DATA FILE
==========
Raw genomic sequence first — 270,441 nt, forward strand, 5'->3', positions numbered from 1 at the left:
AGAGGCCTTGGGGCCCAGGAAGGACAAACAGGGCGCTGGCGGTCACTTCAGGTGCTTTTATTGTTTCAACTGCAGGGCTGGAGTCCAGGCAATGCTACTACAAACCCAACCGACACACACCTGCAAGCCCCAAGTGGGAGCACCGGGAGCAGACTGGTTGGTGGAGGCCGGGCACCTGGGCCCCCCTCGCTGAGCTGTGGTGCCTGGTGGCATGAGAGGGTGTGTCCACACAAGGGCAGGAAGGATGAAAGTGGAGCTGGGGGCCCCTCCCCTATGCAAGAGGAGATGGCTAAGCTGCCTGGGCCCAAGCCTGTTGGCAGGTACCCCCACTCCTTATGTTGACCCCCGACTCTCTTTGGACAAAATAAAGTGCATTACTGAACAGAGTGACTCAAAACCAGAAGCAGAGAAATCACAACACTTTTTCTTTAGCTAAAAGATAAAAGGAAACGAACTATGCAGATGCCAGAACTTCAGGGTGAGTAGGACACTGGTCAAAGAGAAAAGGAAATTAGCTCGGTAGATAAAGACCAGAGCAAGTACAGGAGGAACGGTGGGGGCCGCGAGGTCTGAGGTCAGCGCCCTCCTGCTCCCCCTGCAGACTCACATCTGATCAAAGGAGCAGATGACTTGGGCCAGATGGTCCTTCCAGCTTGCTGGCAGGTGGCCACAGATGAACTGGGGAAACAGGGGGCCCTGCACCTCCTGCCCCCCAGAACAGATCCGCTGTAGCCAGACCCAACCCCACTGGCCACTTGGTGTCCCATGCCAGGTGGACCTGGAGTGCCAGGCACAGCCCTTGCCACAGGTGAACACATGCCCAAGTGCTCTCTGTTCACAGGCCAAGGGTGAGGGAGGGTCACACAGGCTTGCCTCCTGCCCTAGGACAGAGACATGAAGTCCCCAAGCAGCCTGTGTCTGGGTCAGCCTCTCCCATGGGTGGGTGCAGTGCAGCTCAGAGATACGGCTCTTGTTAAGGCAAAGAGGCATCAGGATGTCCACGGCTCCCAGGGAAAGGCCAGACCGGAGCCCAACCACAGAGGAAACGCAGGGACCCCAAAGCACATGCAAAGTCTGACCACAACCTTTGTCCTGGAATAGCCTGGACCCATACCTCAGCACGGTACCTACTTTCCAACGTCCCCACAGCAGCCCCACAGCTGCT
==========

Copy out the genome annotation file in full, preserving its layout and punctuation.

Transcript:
Raw genomic sequence first — 270,441 nt, forward strand, 5'->3', positions numbered from 1 at the left:
AGAGGCCTTGGGGCCCAGGAAGGACAAACAGGGCGCTGGCGGTCACTTCAGGTGCTTTTATTGTTTCAACTGCAGGGCTGGAGTCCAGGCAATGCTACTACAAACCCAACCGACACACACCTGCAAGCCCCAAGTGGGAGCACCGGGAGCAGACTGGTTGGTGGAGGCCGGGCACCTGGGCCCCCCTCGCTGAGCTGTGGTGCCTGGTGGCATGAGAGGGTGTGTCCACACAAGGGCAGGAAGGATGAAAGTGGAGCTGGGGGCCCCTCCCCTATGCAAGAGGAGATGGCTAAGCTGCCTGGGCCCAAGCCTGTTGGCAGGTACCCCCACTCCTTATGTTGACCCCCGACTCTCTTTGGACAAAATAAAGTGCATTACTGAACAGAGTGACTCAAAACCAGAAGCAGAGAAATCACAACACTTTTTCTTTAGCTAAAAGATAAAAGGAAACGAACTATGCAGATGCCAGAACTTCAGGGTGAGTAGGACACTGGTCAAAGAGAAAAGGAAATTAGCTCGGTAGATAAAGACCAGAGCAAGTACAGGAGGAACGGTGGGGGCCGCGAGGTCTGAGGTCAGCGCCCTCCTGCTCCCCCTGCAGACTCACATCTGATCAAAGGAGCAGATGACTTGGGCCAGATGGTCCTTCCAGCTTGCTGGCAGGTGGCCACAGATGAACTGGGGAAACAGGGGGCCCTGCACCTCCTGCCCCCCAGAACAGATCCGCTGTAGCCAGACCCAACCCCACTGGCCACTTGGTGTCCCATGCCAGGTGGACCTGGAGTGCCAGGCACAGCCCTTGCCACAGGTGAACACATGCCCAAGTGCTCTCTGTTCACAGGCCAAGGGTGAGGGAGGGTCACACAGGCTTGCCTCCTGCCCTAGGACAGAGACATGAAGTCCCCAAGCAGCCTGTGTCTGGGTCAGCCTCTCCCATGGGTGGGTGCAGTGCAGCTCAGAGATACGGCTCTTGTTAAGGCAAAGAGGCATCAGGATGTCCACGGCTCCCAGGGAAAGGCCAGACCGGAGCCCAACCACAGAGGAAACGCAGGGACCCCAAAGCACATGCAAAGTCTGACCACAACCTTTGTCCTGGAATAGCCTGGACCCATACCTCAGCACGGTACCTACTTTCCAACGTCCCCACAGCAGCCCCACAGCTGCT